March 12, 2015

Finest Hour 159, Summer 2013

Page 11

Q: Since Winston Churchill’s mother was American, why was he not an American citizen from birth? If he had been, could he have lawfully entered British politics without renouncing his American citizenship? This is a fascinating premise for a piece of alternative history! Incidentally, I am a great supporter of “birthright citizenship,” and cannot understand why so many of my fellow conservatives deplore it.

A: We referred the first part of this question to colleagues and -received the following definitive report from Kevin Bishop, special assistant to President Larry Arnn at Hillsdale College in Michigan:

“Churchill’s mother was not required to renounce her U.S. citizenship, as far as we can tell. However, prior to the Citizenship Act of 1934, persons born abroad of one citizen parent and one alien parent were given citizenship only if the father was the citizen. Mothers giving birth abroad could not pass on citizenship unless they were born after 1934. Thus Lady Randolph’s citizenship was irrelevant in determining her son’s citizenship.”

It is interesting to note that the Immigration and Nationality Technical Correction Act of 1994 retroactively allowed persons born abroad before 1934 to receive citizenship from their mothers—thus Churchill would be a full-scale American citizen, not just an honorary. The 1994 law specifically mentions retroactive application. Full text at “Except as provided in paragraph (2), the immigration and nationality laws of the United States shall be applied (to persons born before, on, or after the date of the enactment of this Act) as though the amendment made by subsection (a), and subsection (b), had been in effect as of the date of their birth, except that the retroactive application of the amendment and that subsection shall not affect the validity of citizenship of anyone who has obtained citizenship under section 1993 of the Revised Statutes (as in effect before the enactment of the Act of May 24, 1934 (48 Stat. 797).”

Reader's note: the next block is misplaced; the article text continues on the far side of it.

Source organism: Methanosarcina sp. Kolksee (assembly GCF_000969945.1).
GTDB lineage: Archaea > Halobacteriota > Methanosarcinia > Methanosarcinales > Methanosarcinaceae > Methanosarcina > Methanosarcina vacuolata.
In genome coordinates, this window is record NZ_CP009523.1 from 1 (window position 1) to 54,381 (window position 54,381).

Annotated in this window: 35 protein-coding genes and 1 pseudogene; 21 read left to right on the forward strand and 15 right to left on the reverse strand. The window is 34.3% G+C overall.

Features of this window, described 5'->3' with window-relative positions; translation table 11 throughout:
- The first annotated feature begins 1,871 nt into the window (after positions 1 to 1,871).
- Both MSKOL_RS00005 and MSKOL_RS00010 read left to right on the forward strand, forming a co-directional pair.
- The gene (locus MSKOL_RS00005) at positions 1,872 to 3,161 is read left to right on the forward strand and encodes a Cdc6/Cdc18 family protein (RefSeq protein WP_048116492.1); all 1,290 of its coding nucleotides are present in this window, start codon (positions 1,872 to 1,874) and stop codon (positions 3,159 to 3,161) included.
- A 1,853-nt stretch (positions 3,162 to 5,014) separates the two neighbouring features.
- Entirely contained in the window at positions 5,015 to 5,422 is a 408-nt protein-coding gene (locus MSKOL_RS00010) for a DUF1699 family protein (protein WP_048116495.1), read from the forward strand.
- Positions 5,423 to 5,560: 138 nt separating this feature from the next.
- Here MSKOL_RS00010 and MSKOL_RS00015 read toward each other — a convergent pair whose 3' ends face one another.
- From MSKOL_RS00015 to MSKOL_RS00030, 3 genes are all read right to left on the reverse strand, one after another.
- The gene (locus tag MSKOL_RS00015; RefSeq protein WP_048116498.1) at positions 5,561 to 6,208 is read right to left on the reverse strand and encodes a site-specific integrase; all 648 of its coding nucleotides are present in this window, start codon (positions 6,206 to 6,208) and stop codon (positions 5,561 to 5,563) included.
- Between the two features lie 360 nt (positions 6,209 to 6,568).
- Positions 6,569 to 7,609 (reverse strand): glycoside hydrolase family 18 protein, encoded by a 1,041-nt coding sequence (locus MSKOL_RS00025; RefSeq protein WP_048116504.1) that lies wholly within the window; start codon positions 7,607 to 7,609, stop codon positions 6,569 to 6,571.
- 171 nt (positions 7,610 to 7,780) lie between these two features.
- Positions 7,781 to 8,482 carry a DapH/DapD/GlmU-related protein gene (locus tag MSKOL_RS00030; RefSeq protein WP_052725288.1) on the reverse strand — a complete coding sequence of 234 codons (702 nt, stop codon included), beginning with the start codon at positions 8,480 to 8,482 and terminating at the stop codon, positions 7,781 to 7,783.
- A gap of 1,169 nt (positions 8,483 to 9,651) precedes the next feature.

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Mr. Bishop adds: “As to what might have happened had the law already been changed in 1874, even if Churchill had been a U.S. citizen, he was probably too great an admirer of his father to have considered trying his luck in America.”

But Churchill did reflect on the possibility in his first speech to Congress on 26 December 1941:

“‘By the way, I cannot help reflecting that if my father had been American and my mother British, instead of the other way round, I might have got here on my own. In that case, this would not have been the first time you would have heard my voice. In that case I should not have needed any invitation, but if I had, it is hardly likely it would have been unanimous. So perhaps things are better as they are.’”

Q: A reader of Paul Reid’s Defender of the Realm asks about its “frequent reference to the amount, brands, mixture, and timing of Churchill’s alcohol intake and a few references to his being drunk. I could not reconcile this with what I have read for years in Finest Hour. I am aware of the effort you have made to debunk myths, including his alleged alcoholism. So I am left wondering whether FH has tended to minimize his drinking, given the very convincing descriptions in Defender of the Realm.”

A: We hope we haven’t led anyone down false paths! William Manchester tended to overdo the drinking in his two volumes of The Last Lion, but I didn’t criticize Paul Reid’s take as I read Defender. If you find anything glaringly different from what we reported, please advise.

Someone said Churchill could not have been an alcoholic because “no alcoholic could drink that much.” There is something to this. My view has always been that whatever the amount, he was rarely if ever the worse for it. “Breakfast wine” was not a daily habit. He nursed “scotch-flavored mouthwash,” a habit he gained by purifying drinking water in Empire backwaters.

He drank a lot at meals but diluted it with food during long dining hours. Alanbrooke sometimes thought WSC was drunk, but he wrote those waspish diaries late at night when he was tired and frustrated; only later when he was pressed for cash did Alanbrooke allow them to be published—accompanying WSC’s copy with an apology!

After years of searching, we finally found someone who remembered Churchill clearly inebriated—a bodyguard at Teheran who helped him and Eden wobble back to the embassy after a long night of toasts with the Russians. He was the only witness, including friends and family, to Winston Churchill the worse for drink.

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